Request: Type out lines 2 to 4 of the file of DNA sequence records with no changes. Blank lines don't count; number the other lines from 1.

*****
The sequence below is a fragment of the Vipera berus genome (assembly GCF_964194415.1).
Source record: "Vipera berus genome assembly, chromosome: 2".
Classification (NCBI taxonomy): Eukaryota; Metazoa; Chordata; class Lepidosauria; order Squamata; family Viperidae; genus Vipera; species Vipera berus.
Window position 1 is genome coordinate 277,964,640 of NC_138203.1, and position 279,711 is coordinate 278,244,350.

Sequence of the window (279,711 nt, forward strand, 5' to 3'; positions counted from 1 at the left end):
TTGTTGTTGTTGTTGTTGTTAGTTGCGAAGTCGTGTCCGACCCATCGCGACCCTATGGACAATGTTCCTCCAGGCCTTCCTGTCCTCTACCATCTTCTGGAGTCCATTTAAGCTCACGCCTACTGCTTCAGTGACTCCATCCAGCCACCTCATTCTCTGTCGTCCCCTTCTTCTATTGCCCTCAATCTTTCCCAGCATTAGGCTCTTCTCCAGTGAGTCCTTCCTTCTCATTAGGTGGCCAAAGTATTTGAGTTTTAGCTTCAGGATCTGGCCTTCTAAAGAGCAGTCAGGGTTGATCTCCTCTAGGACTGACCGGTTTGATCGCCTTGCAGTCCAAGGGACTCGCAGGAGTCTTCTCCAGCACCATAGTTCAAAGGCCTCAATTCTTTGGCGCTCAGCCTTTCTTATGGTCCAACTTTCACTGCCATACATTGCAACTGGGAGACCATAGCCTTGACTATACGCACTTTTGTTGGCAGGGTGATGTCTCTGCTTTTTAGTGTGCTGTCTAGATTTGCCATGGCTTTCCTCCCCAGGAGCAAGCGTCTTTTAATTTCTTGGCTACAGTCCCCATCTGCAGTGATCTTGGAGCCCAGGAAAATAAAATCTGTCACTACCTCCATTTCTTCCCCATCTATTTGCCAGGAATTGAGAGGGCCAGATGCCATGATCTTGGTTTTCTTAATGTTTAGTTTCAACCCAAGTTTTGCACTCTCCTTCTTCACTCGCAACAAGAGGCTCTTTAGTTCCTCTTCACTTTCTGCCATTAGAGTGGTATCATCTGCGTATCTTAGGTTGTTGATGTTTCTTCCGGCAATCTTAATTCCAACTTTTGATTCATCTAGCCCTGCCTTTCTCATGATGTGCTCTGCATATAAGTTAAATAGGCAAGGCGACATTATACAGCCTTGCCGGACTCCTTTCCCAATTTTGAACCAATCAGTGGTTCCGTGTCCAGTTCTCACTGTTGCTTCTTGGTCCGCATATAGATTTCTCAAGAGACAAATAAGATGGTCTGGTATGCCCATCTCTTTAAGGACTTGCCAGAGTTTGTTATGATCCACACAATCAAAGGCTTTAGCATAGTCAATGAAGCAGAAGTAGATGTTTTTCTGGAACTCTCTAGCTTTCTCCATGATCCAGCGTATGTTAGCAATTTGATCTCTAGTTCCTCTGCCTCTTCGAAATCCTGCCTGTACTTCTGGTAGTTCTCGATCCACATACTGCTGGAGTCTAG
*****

Source record: "Vipera berus genome assembly, chromosome: 2".
Classification (NCBI taxonomy): Eukaryota; Metazoa; Chordata; class Lepidosauria; order Squamata; family Viperidae; genus Vipera; species Vipera berus.
Window position 1 is genome coordinate 277,964,640 of NC_138203.1, and position 279,711 is coordinate 278,244,350.